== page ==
Pregnant women are at highest risk of malaria in the adult group and they contribute to the majority of deaths due to malaria. In a way malaria and pregnancy can be considered as mutually aggravating conditions which increase the risk of complications for both the mother and the baby.
Malaria in pregnant women
Role of Placenta, the NEW ORGAN of pregnancy in malaria
Risks of complications due to malaria are probably increased during pregnancy due to the altered immunity and availability of a new organ called placenta during pregnancy. According to some experts placenta in the primi-gravidae is responsible for increased complications. Placenta is the organ which supports the embryo when it starts developing inside the womb. It helps to transport oxygen and nutrients from the mother to the baby and the waste products from the foetus to the mother’s blood. However, on the downside, it also allows the parasites to by-pass the immunity of the mother and to access the foetus or allows P. falciparum to multiply causing complications in the mother and foetus.
P. falciparum has the ability to adhere to red blood cells which leads to the development of severe malaria in children and adults. During pregnancy, P. falciparum can adhere to the placenta using an adhesion molecule called chondroitin sulfate A and hyaluronic acid. This causes the parasite to sequester along the surface of the placental membrane, interfere with oxygen and nutrient transport to the foetus and cause complications experienced by both the mother and her baby. With repeated pregnancy such as in the case of multi-gravidae, the placenta specific immunity develops which prevents the bonding of infected red blood cells to the placenta and thus decreases the risk of complications.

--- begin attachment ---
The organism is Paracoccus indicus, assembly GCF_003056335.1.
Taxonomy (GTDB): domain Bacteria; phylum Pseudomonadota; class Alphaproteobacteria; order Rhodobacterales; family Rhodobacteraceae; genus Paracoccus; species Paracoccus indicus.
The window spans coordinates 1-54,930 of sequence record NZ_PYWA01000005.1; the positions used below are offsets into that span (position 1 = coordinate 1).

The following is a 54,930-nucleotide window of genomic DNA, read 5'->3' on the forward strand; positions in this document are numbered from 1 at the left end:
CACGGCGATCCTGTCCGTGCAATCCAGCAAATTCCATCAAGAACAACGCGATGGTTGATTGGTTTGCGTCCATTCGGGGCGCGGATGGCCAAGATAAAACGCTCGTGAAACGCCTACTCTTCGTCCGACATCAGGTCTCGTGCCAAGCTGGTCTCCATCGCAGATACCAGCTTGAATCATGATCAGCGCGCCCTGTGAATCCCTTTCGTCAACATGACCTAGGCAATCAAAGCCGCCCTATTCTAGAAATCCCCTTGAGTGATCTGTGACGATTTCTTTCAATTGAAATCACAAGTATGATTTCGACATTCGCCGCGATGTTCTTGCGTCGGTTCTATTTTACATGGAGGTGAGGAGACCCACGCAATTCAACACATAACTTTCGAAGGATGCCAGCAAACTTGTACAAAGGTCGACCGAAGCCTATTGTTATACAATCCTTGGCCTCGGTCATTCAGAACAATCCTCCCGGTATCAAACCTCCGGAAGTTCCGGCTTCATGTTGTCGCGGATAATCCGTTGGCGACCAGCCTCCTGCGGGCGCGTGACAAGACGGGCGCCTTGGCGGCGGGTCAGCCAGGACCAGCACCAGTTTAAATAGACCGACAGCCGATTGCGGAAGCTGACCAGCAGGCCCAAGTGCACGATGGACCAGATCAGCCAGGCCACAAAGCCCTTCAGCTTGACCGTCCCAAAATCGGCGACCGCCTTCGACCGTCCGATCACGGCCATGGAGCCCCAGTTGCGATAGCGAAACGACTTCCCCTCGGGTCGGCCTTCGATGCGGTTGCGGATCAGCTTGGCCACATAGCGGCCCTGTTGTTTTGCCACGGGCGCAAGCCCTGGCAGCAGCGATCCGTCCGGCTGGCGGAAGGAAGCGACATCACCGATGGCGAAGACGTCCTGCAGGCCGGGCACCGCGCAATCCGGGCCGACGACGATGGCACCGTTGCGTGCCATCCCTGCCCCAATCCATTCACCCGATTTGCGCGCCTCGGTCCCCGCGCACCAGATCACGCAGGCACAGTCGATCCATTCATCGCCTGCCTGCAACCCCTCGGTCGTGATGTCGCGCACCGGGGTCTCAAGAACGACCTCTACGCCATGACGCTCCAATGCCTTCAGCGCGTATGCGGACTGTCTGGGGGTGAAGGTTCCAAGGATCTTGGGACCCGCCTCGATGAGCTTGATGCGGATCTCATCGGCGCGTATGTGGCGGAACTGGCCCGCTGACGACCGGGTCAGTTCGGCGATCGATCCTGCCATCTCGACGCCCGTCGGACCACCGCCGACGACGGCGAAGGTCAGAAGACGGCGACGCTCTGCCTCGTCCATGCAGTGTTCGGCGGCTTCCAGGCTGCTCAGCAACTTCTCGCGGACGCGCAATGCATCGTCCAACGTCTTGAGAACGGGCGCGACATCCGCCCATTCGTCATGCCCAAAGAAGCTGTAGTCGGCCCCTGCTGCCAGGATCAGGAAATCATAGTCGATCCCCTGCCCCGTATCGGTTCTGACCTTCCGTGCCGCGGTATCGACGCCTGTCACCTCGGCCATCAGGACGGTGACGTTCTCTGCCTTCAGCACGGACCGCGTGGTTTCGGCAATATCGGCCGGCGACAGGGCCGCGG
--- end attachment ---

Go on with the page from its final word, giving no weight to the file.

Vaccine against malaria in pregnancy: Despite intensive research, a general malaria vaccine appears to be a distant possibility, but a vaccine against placental malaria can be expected in the near future. In pregnant woman, the severity of malaria (that is pregnancy-associated malaria or PAM) is probably related to the ability of parasitized red blood cells to bind to chondroitin sulfate A (CSA) present on the placenta. After several pregnancies, the mother develops protective antibodies which prevent the binding of the infected red blood cells to placenta. A potential vaccination strategy for pregnancy-associated malaria is to develop this protective immunity, which will prevent the binding of infected red blood cells to the placenta. A recent study has shown that administration of excessive soluble CSA to pregnant women can significantly reduce the binding of parasitized red blood cells to placenta. But an excess of soluble CSA protein is highly nephrotoxic. It has been noted that the administration of chondroitinase AC can effectively reduce parasite adhesion by 95%. Further studies are needed before an effective vaccine or therapeutic approaches aimed at protecting women during their first pregnancies as well as their unborn foetuses can be developed.
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